Risk of STIs in Over-45s Reaches Record High

Dawn O'Shea

November 27, 2020

Over-45s are at a higher risk of contracting sexually transmitted infections (STIs) than ever before because of society's unwillingness to talk about middle-aged and older people having sex, a new report has found.

The study, undertaken by organisations in the UK, Belgium and Netherlands, revealed negative attitudes and limited knowledge towards this age group's sexual health needs, creating a generation unaware of the dangers of unprotected intercourse.

It also found that over-45s living in socially and economically disadvantaged areas are at particular risk of contracting STIs.

A significant number of participants were unaware of the risks of STI. Researchers found that social media was the most effective tool for encouraging engagement with sexual health services - ahead of leaflets or GP appointments.

Participants highlighted that their health professionals lacked sufficient sexual health knowledge, and consequently, only half had a recent STI test. There is therefore an "urgent need" to create a tailored training programme to increase understanding in the wider healthcare workforce, the researchers wrote.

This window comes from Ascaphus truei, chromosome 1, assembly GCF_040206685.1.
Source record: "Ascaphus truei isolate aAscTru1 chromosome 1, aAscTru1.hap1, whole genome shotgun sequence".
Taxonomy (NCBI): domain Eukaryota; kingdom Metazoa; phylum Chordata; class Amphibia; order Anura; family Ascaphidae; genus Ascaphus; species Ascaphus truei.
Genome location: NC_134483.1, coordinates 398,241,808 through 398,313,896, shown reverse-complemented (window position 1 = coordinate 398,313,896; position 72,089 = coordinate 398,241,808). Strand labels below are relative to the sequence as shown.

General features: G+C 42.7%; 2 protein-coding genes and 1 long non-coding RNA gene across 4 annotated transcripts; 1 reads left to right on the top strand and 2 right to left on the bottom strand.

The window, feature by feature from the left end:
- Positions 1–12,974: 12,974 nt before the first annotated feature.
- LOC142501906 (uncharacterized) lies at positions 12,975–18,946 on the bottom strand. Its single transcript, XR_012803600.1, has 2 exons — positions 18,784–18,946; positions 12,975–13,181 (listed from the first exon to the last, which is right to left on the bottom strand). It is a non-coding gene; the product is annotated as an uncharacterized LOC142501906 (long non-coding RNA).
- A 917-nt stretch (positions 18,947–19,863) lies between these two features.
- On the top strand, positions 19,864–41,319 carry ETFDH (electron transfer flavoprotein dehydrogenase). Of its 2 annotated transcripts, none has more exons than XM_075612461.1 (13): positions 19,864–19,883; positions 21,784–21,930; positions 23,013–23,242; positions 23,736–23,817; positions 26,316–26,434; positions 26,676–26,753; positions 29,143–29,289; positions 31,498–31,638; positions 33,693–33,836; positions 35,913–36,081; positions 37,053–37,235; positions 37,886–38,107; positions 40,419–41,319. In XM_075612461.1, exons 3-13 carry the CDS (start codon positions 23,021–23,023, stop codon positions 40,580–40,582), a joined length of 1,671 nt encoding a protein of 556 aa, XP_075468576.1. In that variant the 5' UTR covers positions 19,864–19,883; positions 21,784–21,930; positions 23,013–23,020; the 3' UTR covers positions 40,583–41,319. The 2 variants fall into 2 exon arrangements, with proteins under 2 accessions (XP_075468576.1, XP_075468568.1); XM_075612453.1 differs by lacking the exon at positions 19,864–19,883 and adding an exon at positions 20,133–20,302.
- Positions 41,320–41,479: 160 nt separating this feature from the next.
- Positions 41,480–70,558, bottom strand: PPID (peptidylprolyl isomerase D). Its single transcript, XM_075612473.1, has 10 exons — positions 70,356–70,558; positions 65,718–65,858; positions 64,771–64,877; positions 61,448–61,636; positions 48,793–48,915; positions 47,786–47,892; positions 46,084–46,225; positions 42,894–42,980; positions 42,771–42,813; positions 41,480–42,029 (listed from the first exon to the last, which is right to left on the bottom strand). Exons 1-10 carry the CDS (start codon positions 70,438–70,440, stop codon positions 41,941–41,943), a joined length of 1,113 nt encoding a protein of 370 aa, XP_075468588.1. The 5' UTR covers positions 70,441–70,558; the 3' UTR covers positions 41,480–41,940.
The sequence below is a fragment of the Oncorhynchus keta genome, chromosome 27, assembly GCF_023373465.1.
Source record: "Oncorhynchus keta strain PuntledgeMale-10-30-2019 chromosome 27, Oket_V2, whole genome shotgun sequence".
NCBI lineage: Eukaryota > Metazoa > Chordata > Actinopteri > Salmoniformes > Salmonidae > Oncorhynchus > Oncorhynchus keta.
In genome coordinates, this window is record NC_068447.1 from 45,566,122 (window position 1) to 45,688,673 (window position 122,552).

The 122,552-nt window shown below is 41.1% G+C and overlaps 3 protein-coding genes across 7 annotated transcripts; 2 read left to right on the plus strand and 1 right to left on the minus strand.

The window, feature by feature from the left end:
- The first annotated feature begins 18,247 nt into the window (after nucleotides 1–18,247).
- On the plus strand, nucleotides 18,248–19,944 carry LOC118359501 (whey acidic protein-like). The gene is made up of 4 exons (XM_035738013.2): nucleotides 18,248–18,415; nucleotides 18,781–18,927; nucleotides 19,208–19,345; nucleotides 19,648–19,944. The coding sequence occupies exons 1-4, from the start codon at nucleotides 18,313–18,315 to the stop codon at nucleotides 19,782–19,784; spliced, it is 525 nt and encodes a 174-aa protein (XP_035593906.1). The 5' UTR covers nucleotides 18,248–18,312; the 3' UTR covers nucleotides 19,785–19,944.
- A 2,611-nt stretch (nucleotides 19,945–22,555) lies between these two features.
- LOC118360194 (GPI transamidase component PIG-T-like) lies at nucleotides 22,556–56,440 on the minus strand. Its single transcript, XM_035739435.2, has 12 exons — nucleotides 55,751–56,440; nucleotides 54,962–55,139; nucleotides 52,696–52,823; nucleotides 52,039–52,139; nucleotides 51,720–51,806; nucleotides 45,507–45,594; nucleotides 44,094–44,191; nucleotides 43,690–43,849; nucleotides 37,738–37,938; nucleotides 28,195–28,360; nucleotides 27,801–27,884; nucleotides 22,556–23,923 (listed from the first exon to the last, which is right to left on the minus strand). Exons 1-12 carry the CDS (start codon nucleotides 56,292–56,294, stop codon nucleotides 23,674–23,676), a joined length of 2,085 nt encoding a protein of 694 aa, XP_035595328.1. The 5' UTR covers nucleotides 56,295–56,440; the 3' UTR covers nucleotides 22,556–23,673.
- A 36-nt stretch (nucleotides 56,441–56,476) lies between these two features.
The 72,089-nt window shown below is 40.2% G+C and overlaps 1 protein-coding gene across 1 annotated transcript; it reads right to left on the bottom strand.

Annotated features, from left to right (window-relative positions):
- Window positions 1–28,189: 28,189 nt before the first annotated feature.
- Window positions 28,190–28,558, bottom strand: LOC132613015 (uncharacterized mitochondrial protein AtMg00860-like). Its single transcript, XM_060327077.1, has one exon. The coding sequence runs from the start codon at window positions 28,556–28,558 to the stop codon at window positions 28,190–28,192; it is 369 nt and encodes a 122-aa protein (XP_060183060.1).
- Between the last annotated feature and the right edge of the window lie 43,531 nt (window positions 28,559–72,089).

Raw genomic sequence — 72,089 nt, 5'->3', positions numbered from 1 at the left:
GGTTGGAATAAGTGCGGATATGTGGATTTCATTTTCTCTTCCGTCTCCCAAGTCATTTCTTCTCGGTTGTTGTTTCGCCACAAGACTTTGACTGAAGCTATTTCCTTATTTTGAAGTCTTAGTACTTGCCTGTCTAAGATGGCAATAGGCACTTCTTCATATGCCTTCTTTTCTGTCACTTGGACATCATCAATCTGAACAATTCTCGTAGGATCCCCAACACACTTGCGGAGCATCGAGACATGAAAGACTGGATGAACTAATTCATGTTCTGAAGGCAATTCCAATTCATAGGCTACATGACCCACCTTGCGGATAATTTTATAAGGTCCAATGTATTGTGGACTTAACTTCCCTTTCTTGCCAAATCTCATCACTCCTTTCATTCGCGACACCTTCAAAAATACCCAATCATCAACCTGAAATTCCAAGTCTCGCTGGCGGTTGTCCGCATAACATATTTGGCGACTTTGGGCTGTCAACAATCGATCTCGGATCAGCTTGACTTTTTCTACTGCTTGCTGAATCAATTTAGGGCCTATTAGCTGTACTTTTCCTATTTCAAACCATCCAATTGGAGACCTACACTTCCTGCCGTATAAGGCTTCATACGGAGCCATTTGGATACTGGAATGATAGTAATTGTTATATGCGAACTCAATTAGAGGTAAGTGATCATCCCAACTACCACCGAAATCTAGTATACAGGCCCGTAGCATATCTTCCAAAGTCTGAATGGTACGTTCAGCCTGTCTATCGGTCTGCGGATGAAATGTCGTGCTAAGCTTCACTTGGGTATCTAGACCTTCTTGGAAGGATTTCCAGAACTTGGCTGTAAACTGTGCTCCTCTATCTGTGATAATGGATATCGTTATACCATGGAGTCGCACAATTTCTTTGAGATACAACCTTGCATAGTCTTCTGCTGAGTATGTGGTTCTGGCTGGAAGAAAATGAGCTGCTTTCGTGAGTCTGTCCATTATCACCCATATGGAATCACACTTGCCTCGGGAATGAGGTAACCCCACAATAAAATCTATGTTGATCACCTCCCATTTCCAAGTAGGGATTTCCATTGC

The report is part of the Report of the Sexual Health in over ForTy-Fives (SHIFT) project, a three-year initiative which aims to develop a training model that can be used by professionals working in healthcare to improve the sexual health and well-being of middle-aged and older people across the UK and Europe.

The latest SHIFT report included around 800 participants across the south coast of England and northern regions of Belgium and the Netherlands. The researchers say the initial findings have highlighted four critical areas where an intervention can address the gaps in current healthcare provision: awareness, access, knowledge and stigma.

University of Chichester senior lecturer Dr Ian Tyndall, who is leading the project's evaluation, said that major changes in sexual behaviour in recent decades has seen increasing numbers of sexually active older people.

"Over-45s at most risk are generally those entering new relationships after a period of monogamy, often post-menopause, when pregnancy is no longer a consideration, but give little thought to STIs," he said. "Given improvements in life expectancy, sexual healthcare needs to improve its intervention for older adults and vulnerable groups to provide a more utilised, knowledgeable, compassionate, and effective service."

This article originally appeared on Univadis, part of the Medscape Professional Network.

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